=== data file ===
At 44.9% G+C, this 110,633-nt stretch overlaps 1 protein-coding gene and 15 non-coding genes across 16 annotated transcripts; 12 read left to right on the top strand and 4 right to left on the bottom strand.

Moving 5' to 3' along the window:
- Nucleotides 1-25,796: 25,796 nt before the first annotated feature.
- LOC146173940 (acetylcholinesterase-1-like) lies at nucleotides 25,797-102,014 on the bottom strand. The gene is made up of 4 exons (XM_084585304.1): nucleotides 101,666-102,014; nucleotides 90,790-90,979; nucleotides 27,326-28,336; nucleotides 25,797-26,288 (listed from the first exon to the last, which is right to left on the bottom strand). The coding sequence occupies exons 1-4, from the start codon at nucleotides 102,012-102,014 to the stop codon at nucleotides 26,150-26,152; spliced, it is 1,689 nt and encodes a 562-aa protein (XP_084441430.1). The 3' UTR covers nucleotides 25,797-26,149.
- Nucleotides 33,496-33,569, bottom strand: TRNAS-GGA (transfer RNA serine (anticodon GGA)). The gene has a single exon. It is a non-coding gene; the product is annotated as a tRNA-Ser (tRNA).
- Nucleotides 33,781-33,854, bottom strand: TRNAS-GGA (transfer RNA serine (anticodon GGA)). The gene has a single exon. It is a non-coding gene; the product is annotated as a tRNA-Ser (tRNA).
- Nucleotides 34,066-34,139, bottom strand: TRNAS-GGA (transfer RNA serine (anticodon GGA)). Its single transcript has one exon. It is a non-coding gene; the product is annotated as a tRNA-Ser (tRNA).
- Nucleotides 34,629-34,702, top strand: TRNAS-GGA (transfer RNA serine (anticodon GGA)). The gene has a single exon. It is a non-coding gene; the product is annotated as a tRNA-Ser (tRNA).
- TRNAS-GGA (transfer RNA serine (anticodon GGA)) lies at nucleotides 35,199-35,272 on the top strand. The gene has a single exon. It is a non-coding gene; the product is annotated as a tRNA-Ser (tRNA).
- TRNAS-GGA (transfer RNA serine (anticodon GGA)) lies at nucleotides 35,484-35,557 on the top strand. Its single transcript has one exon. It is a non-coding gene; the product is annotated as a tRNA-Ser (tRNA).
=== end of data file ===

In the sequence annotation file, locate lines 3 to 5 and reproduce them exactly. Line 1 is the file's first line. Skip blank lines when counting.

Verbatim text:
- Nucleotides 1-25,796: 25,796 nt before the first annotated feature.
- LOC146173940 (acetylcholinesterase-1-like) lies at nucleotides 25,797-102,014 on the bottom strand. The gene is made up of 4 exons (XM_084585304.1): nucleotides 101,666-102,014; nucleotides 90,790-90,979; nucleotides 27,326-28,336; nucleotides 25,797-26,288 (listed from the first exon to the last, which is right to left on the bottom strand). The coding sequence occupies exons 1-4, from the start codon at nucleotides 102,012-102,014 to the stop codon at nucleotides 26,150-26,152; spliced, it is 1,689 nt and encodes a 562-aa protein (XP_084441430.1). The 3' UTR covers nucleotides 25,797-26,149.
- Nucleotides 33,496-33,569, bottom strand: TRNAS-GGA (transfer RNA serine (anticodon GGA)). The gene has a single exon. It is a non-coding gene; the product is annotated as a tRNA-Ser (tRNA).